“Yet the idea of socialism is accepted in many areas of public life. For instance, no one advocates the government getting out of the military protection business and reverting to free-market, capitalistic personal mercenary corporations. Everyone is willing to pay for roads, and bridges, food and water safety regulators, and FDIC banking insurance of our life savings. America used to take education very seriously like it does these other issues, but we have practically given up on the idea that public education and intelligence is a public good worth investing into. We have profited from the efforts of past generations in making sure Americans were better educated than much of the rest of the world, but we are slipping and it’s going to take a revolution in schooling to give the United States a better opportunity to thrive in the 21st Century. But no one wants to pay for it! This kind of thing should be a national effort!
“The alternative to governmental idealism is for the government to say, ‘fuck it, you and your children are on your own,’ and let private enterprise organize the schools so all parents have to pay private schools to teach their children. Now obviously this will exacerbate societal inequalities and economic disparity. Of course it will. But it stands to reason that we as a society would be paying roughly the same amount of money to educate the next generation on a family by family basis for private schooling than if we just paid taxes to a government to do it as a societal mission. But in the second case, the money to educate the next generation is going to an entity whose premier motive is profit. It’s true that private enterprise can sometimes outcompete the government financially and operate more cheaply, but only because the government intrinsically intends to adequately give the whole nation the same opportunity, or at least should strive for that. A government’s goal in public education is the outcome of quality education for the public, as in everyone. A private company’s goal in private education is profit. If financial gain wasn’t possible, no person would strive to do what the government could just as well do. But, even though the government obviously will struggle to provide perfect education that is equally accessible to all, a government is at least held accountable by a free press clawing public information into day light and held accountable personally by democratic elections to elect, reelect or abandon civic leaders and organizers.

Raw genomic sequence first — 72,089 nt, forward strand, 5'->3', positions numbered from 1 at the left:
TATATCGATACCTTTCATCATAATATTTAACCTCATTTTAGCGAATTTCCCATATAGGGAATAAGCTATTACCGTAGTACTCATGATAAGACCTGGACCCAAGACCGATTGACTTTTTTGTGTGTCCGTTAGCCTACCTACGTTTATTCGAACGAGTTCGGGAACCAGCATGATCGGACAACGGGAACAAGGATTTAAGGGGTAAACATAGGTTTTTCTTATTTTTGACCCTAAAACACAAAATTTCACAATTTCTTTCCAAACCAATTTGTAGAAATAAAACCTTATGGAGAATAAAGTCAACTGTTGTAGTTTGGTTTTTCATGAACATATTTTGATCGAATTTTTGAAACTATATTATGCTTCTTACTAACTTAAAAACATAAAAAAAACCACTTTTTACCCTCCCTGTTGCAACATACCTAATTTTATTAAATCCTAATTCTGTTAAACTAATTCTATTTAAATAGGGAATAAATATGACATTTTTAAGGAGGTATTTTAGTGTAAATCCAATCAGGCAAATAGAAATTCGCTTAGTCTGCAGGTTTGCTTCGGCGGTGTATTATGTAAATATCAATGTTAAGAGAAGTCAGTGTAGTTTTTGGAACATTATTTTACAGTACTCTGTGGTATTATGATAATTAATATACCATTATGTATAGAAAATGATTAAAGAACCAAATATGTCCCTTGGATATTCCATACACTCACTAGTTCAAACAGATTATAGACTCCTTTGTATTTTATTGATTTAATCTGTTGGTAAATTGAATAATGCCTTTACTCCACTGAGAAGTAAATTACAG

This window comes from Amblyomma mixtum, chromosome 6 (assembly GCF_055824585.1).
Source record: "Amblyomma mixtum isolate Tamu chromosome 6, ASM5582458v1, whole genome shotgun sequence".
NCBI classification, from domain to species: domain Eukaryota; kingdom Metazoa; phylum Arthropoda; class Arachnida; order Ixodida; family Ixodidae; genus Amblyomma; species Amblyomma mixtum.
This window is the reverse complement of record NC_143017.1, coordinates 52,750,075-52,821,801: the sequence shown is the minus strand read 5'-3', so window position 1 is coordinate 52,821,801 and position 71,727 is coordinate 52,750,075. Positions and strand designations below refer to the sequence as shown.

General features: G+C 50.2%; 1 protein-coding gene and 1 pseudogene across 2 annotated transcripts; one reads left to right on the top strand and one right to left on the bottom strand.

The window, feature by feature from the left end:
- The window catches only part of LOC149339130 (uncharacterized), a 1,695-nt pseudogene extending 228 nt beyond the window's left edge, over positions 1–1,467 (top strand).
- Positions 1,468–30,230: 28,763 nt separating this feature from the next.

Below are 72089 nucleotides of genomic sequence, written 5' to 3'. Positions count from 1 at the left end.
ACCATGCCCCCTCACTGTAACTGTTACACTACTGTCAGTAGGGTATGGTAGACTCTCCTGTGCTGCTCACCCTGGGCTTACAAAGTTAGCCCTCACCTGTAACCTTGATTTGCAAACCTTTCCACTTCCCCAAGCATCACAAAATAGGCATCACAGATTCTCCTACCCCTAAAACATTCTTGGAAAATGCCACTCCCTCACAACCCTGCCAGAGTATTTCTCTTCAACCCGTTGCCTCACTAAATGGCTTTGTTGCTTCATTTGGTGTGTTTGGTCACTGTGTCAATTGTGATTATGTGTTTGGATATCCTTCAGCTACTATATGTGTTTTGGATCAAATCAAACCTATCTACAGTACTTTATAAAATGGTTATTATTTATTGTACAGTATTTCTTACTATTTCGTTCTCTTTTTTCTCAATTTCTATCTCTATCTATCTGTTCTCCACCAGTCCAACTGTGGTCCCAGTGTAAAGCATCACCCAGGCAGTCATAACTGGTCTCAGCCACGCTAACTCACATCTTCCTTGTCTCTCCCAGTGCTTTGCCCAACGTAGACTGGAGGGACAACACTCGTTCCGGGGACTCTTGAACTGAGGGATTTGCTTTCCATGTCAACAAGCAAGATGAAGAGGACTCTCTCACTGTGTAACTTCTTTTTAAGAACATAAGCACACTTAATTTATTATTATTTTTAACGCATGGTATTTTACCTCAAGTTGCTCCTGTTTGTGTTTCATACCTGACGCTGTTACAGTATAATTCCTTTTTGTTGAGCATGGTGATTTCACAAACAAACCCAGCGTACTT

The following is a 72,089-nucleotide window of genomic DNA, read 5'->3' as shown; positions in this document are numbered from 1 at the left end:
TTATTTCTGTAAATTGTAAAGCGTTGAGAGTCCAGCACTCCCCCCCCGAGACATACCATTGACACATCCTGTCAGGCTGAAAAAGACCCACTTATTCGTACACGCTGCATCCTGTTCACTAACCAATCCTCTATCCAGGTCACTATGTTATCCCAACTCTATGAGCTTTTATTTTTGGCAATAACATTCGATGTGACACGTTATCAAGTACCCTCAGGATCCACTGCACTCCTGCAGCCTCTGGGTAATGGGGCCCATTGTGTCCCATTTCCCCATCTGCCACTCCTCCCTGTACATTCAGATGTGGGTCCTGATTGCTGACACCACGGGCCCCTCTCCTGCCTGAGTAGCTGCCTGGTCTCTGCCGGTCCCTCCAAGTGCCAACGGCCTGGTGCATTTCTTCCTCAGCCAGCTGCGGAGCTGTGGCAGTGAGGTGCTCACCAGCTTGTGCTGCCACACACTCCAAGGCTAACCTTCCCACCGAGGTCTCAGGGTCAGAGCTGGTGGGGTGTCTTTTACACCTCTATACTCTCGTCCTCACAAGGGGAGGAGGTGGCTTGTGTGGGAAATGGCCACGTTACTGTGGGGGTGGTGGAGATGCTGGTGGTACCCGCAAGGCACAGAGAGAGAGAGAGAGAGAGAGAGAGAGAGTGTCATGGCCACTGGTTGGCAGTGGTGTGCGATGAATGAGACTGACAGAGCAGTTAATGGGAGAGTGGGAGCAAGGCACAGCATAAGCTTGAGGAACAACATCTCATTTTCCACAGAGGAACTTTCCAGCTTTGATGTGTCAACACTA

“A private company, however, is kept rigidly separate from the people, and is not forced to comply with inconvenient laws regarding public oversight like the government is. No wonder private enterprises typically always do a worse job than the government would do—i.e. mine safety, oil spill prevention, and anything else that should ethically be taken care of—because governments are less obsessed with adding coins to a personal bank account. Meanwhile, once settled in to our society and after private enterprises are fully placed in charge of what should be mutual, public obligations of the people’s self-government and are fully out-monopolizing and excluding the public government, those private companies are free to destructively pursue higher profits and end up costing the citizenry even more money than the government would collect in taxes for a more society-wide approach. And again, there is no legal public mechanism for mandatory improvement of private companies, save public shame. But this is where contemporary conservatism has successfully brainwashed the very victims of this public theft: conservatives welcome the de facto robbery by agreeing that the government is still the problem even when the problems arise necessarily from the government’s conspicuous absence. We blame government for subpar education results, and act like charter schools will get better national results. But its not like people are anxious to found charter schools in the inner cities. There’s no profit there. So charter schools aren’t really the society-wide solution, are they?
“Currently, in the macro view of things, we as a society are getting to a point theorized as ‘Late-stage Capitalism’ where private enterprises have failed us so drastically that a sudden pendulum shift back toward involved, public, socially democratic self-governance is both required and inevitable. Viewed in this way, it literally makes no sense to pursue laissez-faire governance in an area of public concern such as general education. Betsy DeVos is entirely on the wrong side of history in her whole perspective of education. Quite frankly, such a private-minded, free market ideologue has no business being involved in public government at all.”